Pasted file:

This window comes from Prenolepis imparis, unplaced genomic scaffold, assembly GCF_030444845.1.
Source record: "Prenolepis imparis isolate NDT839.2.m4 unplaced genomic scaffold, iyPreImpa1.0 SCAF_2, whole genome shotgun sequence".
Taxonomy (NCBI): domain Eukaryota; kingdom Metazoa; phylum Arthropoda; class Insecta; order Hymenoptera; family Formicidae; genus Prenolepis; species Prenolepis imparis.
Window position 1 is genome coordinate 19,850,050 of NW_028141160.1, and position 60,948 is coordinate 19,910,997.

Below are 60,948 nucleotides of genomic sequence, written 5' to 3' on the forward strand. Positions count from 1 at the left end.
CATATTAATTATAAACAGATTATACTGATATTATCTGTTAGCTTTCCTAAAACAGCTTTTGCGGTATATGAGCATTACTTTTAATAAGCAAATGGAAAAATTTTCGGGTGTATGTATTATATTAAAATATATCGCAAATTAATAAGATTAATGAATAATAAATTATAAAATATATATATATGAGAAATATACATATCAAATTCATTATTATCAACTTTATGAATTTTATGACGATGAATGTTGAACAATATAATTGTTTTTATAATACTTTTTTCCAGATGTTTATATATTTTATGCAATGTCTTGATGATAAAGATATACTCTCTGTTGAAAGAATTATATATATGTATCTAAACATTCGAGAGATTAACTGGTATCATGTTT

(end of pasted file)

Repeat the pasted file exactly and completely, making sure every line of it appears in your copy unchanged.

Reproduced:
This window comes from Prenolepis imparis, unplaced genomic scaffold, assembly GCF_030444845.1.
Source record: "Prenolepis imparis isolate NDT839.2.m4 unplaced genomic scaffold, iyPreImpa1.0 SCAF_2, whole genome shotgun sequence".
Taxonomy (NCBI): domain Eukaryota; kingdom Metazoa; phylum Arthropoda; class Insecta; order Hymenoptera; family Formicidae; genus Prenolepis; species Prenolepis imparis.
Window position 1 is genome coordinate 19,850,050 of NW_028141160.1, and position 60,948 is coordinate 19,910,997.

Below are 60,948 nucleotides of genomic sequence, written 5' to 3' on the forward strand. Positions count from 1 at the left end.
CATATTAATTATAAACAGATTATACTGATATTATCTGTTAGCTTTCCTAAAACAGCTTTTGCGGTATATGAGCATTACTTTTAATAAGCAAATGGAAAAATTTTCGGGTGTATGTATTATATTAAAATATATCGCAAATTAATAAGATTAATGAATAATAAATTATAAAATATATATATATGAGAAATATACATATCAAATTCATTATTATCAACTTTATGAATTTTATGACGATGAATGTTGAACAATATAATTGTTTTTATAATACTTTTTTCCAGATGTTTATATATTTTATGCAATGTCTTGATGATAAAGATATACTCTCTGTTGAAAGAATTATATATATGTATCTAAACATTCGAGAGATTAACTGGTATCATGTTT